Today, Brightline launched passenger rail service between Miami and Orlando, the fastest passenger rail service in the U.S. outside of the Northeast. Brightline will offer 16 round trips a day on the 235-mile corridor, with the trip taking about 3 1/2 hours, and...
Rep. Seth Moulton (D- MA) has released a proposal for investing nearly a quarter of a trillion dollars in a nationwide high-speed rail network.
The plan would create an estimated 2.6 million jobs over five years and “let the free market thrive in transportation as it does elsewhere in the American economy, [giving] a new generation of Americans, competing in a new world, the options and efficiencies we demand.”
Moulton, who campaigned for the Democratic presidential nomination last year, pointed to the lack of train options as a major competitive disadvantage for the U.S. at a moment when other nations are investing heavily in high-speed rail.
In China, for example, business travelers regularly ride high-speed lines that cover the distance from Chicago to Atlanta, the plan notes, “with more frequent service, far nicer accommodations, no weather disruptions, and much more time aboard rather than in terminal lines or security checks.” Major stops along a Chicago to Atlanta line would include Indianapolis, Louisville, Nashville, and Chattanooga, and it would offer hourly service.
Moulton notes that the cost of the U.S. status quo—where cars and airplanes monopolize funding—”is hundreds of billions of dollars of added costs to our economy—from lost time and business due to historic traffic congestion, to environmental degradation and land waste on a massive scale—as well as hundreds of billions in lost economic opportunity.”
The proposal was in the works well before the current crisis hit, but—as Wired notes in a piece on Moulton’s plan—the pandemic is “a moment to rethink the status quo of transportation and development dominated by the car. Why not more bike lanes? Why not more scooters? Why not high-speed rail?”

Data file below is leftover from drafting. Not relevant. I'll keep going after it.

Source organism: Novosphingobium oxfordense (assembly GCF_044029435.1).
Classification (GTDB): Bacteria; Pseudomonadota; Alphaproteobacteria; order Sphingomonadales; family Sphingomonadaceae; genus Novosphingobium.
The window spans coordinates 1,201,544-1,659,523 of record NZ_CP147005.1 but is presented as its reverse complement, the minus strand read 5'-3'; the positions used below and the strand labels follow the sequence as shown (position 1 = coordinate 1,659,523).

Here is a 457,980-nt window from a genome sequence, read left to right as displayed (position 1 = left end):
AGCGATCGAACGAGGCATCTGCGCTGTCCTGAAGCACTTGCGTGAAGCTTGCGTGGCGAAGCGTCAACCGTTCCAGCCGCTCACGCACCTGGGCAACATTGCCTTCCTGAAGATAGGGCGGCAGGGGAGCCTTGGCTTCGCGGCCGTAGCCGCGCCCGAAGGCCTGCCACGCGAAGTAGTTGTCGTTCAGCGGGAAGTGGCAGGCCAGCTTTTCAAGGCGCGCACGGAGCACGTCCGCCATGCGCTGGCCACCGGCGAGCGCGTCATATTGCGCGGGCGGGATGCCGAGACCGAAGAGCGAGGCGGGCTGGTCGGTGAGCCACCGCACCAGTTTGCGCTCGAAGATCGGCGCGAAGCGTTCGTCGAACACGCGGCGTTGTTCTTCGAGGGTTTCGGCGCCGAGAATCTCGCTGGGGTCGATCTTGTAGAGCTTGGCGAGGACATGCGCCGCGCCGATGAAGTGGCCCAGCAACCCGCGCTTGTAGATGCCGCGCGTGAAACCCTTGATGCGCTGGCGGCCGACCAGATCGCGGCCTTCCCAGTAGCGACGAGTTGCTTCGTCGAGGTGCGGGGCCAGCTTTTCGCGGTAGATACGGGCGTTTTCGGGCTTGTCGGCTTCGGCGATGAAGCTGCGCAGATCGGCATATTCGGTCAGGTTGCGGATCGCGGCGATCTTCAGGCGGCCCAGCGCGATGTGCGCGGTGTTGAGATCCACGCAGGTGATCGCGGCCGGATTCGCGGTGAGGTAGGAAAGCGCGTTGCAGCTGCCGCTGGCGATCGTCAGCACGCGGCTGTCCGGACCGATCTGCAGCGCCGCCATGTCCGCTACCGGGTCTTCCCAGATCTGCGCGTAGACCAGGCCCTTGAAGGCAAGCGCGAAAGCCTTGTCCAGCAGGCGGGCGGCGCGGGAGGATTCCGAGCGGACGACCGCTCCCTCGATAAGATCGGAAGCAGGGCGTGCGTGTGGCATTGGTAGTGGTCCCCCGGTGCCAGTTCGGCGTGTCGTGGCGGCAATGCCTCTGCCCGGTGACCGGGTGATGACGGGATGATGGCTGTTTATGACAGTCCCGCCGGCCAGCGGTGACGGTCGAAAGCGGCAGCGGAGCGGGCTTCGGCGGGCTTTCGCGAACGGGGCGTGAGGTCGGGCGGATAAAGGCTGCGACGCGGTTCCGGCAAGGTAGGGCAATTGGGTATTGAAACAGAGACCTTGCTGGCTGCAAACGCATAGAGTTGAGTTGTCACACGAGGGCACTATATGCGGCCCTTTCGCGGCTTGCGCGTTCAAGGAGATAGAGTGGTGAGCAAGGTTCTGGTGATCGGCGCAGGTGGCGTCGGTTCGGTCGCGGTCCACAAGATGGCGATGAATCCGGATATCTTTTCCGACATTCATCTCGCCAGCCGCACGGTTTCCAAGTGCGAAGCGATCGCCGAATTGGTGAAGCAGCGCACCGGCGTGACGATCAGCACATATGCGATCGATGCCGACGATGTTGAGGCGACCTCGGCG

Moulton’s proposal adds to the growing possibilities in Congress for transformative investments and a reimagining of our transportation system. Congressman Jim Costa (D-CA) has introduced a bill that would authorize $32 billion in annual spending on high-speed rail through 2024, with a focus on electrified trains. The Fast Act Reauthorization, which sets federal spending levels and priorities for transportation, must be renewed soon. And the appropriations bill that Congress passes each year (usually in the fall) will set funding levels for Amtrak and other transportation systems. Infrastructure might also be a major focus of pandemic-related stimulus packages. Sign the Alliance’s petition to Congress here.
A press release from Moulton’s office described him as “a leading national advocate for high-speed and commuter rail since he arrived in Congress five years ago.” He was an early supporter of a plan to improve commuter-rail service in Boston, and he commissioned a study of the “true cost and the hidden amount that [Massachusetts] spends subsidizing its gridlocked roads.”
Expanding economic opportunities and networks across the nation is a major theme of the plan. “Consider how the Houston – Dallas market would expand if you could get downtown-to-downtown in 90 minutes, every fifteen minutes,” it observes. “Or what New York – Chicago travel would look like without weather delays, ever. Or how much more connected Tulsa and Oklahoma City would be on a high-speed line with hourly service between Dallas and Kansas City.”
China has roughly 24,000 miles of high-speed lines already and is expected to invest $46 billion in high-speed rail over the coming decade, putting it at the cutting edge of a global trend. “There is a reason why nearly every other developed country in the world—and several developing ones—consistently choose high-speed rail over highway and airport investments for corridors 750 miles or less, which accounts for most major city pairs throughout the United States,” the plan notes.
“We cannot rely on the technologies of the past. In the 1950s, we didn’t just add lanes to our state highways or make dirt runways longer; we built interstates and international airports. Today, relying solely on highways while the rest of the world speeds past us in high-speed trains would be akin to investing billions in laying more copper telephone lines while the rest of the world installs fiber optics.”
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